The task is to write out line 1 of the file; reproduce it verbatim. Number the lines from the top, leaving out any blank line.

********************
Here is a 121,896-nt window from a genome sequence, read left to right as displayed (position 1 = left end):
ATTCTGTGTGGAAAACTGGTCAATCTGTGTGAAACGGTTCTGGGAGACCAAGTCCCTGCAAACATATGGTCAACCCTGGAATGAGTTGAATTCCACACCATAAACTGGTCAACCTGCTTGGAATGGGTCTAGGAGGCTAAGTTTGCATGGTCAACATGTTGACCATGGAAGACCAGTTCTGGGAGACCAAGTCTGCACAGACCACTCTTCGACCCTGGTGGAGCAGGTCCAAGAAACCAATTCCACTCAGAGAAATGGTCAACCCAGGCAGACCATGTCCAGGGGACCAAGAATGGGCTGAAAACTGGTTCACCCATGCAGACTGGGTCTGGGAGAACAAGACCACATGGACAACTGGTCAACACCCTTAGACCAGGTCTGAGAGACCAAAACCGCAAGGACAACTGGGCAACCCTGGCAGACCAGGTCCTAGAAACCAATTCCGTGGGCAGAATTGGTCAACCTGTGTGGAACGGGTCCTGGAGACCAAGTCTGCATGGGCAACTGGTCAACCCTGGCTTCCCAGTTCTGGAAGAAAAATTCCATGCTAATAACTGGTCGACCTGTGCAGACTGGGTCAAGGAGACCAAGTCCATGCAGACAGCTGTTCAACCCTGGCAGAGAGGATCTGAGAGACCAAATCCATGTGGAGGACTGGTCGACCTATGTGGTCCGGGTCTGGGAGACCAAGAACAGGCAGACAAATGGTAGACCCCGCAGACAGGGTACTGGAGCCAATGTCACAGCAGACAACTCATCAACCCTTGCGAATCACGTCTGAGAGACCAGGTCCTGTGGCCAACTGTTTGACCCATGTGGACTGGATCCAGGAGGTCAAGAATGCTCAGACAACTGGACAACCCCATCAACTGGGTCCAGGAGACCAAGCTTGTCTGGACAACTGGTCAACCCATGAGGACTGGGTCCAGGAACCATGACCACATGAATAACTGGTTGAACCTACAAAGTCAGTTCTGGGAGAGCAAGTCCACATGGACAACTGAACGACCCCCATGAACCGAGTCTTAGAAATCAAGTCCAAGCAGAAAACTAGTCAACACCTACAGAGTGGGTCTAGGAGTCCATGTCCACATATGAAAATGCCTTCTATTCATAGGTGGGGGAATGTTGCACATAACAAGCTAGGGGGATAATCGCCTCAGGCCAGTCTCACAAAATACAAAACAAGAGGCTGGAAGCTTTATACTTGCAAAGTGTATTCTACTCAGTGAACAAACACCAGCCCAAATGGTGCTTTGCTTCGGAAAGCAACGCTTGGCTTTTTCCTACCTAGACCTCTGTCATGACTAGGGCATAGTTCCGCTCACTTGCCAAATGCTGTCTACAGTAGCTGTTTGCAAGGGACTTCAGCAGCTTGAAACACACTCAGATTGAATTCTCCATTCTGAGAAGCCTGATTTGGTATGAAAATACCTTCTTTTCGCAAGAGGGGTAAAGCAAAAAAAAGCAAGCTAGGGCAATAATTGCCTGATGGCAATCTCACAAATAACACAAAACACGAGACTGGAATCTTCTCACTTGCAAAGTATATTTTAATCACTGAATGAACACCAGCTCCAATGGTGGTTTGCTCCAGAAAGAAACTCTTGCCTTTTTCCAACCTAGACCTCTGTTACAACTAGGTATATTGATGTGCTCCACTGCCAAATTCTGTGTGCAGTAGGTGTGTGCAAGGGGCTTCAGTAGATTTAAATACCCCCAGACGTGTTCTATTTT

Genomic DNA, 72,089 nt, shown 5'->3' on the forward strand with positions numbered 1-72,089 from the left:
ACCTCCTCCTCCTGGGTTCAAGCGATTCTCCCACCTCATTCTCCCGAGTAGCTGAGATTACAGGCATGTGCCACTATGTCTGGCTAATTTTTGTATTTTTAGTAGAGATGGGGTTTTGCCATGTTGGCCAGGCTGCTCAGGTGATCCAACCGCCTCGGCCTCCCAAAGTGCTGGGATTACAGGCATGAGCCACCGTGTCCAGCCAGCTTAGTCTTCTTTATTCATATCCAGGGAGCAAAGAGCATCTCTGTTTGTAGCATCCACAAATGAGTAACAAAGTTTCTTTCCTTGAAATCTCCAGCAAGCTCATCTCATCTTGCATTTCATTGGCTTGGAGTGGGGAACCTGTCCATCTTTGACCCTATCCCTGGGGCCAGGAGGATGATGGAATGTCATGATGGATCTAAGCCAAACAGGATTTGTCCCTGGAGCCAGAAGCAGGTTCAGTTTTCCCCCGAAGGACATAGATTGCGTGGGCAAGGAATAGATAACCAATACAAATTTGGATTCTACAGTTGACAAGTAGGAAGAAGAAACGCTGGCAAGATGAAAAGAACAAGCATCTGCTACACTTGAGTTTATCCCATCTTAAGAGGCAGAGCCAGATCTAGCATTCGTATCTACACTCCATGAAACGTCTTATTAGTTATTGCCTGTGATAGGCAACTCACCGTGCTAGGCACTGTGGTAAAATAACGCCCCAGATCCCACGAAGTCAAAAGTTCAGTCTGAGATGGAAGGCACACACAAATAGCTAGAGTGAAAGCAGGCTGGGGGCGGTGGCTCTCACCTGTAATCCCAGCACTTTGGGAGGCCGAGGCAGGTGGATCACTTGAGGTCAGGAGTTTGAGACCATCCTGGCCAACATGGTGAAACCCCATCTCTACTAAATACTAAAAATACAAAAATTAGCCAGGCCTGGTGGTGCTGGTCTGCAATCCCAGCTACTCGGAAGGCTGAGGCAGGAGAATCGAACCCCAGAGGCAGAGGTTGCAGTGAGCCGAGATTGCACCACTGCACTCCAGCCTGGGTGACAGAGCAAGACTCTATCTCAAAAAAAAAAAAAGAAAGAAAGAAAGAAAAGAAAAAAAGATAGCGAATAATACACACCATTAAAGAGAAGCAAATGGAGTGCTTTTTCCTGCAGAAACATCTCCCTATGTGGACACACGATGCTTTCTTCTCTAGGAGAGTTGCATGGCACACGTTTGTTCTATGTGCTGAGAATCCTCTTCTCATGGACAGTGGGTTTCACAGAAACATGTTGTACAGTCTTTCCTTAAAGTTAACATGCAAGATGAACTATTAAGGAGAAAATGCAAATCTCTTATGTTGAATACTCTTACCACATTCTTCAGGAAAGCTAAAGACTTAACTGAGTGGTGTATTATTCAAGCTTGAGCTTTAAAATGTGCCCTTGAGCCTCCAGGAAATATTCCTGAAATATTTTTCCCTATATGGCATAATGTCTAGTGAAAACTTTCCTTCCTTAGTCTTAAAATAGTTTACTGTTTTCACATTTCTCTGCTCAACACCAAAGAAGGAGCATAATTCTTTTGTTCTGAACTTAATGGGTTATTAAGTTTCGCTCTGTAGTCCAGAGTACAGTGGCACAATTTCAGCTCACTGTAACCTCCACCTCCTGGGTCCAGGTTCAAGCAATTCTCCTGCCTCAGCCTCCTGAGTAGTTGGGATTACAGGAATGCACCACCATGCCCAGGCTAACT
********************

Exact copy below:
Here is a 121,896-nt window from a genome sequence, read left to right as displayed (position 1 = left end):